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What is ADHD/ADD?
ADHD/ADD stands for Attention Deficit (and Hyperactivity) Disorder, which means that an affected person shows significant inattentiveness and possibly hyperactive or impulsive behaviour. I always stress that it’s important to note that hyperactivity, impulsivity, and inattention are observed in many children and are part of normal child development. Only when this behaviour is impairing a child’s functions should we consider testing for ADHD.
What are the signs?
Signs of inattention include: poor listening skills, frequent misplacing and losing of belongings, diminished attention span, difficulties in planning and finishing tasks. Signs of hyperactivity and impulsivity include: fidgeting, an inability to sit still, difficulties in waiting for a turn, frequently interrupting others.
When does ADHD tend to present itself?
ADHD symptoms are aggravated under stress, hence the typical behaviour issues most often present themselves in phases of transition. This may be when a child joins primary school at 6-7 years old or around the teenage years of 12-14.
Is ADHD more common in boys or girls?
Around 5-7% of all children are affected by AD(H)D. While ADHD is more common in boys, ADD is more common in girls.
Can an ADHD child still access school and academia?
Having ADHD will probably mean that the child will rely upon specific and tailored support to reach their social, academic and professional potential. Each child will have a different journey with ADHD. The variety of experience depends upon;
- the extent of the symptoms
- the availability of support
- the response to coaching and treatment given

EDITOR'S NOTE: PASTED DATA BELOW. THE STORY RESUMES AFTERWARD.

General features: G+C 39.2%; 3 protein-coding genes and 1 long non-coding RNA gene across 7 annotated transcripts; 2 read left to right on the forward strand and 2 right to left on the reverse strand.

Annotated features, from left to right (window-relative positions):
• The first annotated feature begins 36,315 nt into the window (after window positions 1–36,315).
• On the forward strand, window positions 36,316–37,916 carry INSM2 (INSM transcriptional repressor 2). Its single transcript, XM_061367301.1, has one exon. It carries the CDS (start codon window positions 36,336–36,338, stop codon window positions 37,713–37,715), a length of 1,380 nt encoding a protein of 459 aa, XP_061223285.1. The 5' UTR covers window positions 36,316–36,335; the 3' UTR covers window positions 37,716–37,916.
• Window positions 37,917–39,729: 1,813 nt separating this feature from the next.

- the natural progression of the disorder (which may differ greatly)
Remember that each child will have a different path and although there are commonalities, your child’s ADHD may present differently to another’s. Most children with ADHD attend a mainstream school and some are very academically successful.
How does a professional assessment identify ADHD?
I firstly conduct a thorough medical examination including a patient’s medical history and some diagnostics (like blood tests). Then we carry out a detailed developmental assessment.This usually consists of various cognitive tests such as solving logical problems, completing memory tasks, testing fine motor skills, and other cognition puzzles; behaviour observation in different situations; and detailed questionnaires.
Do all children with ADHD need medication?
Not every child needs the same support and treatment and certainly not every child needs medication.
What advice would you give to parents who suspect their child has ADHD?
When a child struggles because of behaviour it’s essential to get them the support they need. I’d advise any parent that suspects their child has ADHD to seek the advice of a qualified professional. The sooner we can identify what is behind the behaviour, the sooner we can take the necessary steps to offer support.
Dr Nicole Plesko-Altermatt is a Swiss trained children’s doctor who can identify ADHD/ADD and other neuro-diverse conditions. She also speaks French and German. Contact our Star Vista clinic at osler-health.com/clinics/star-vista for an appointment.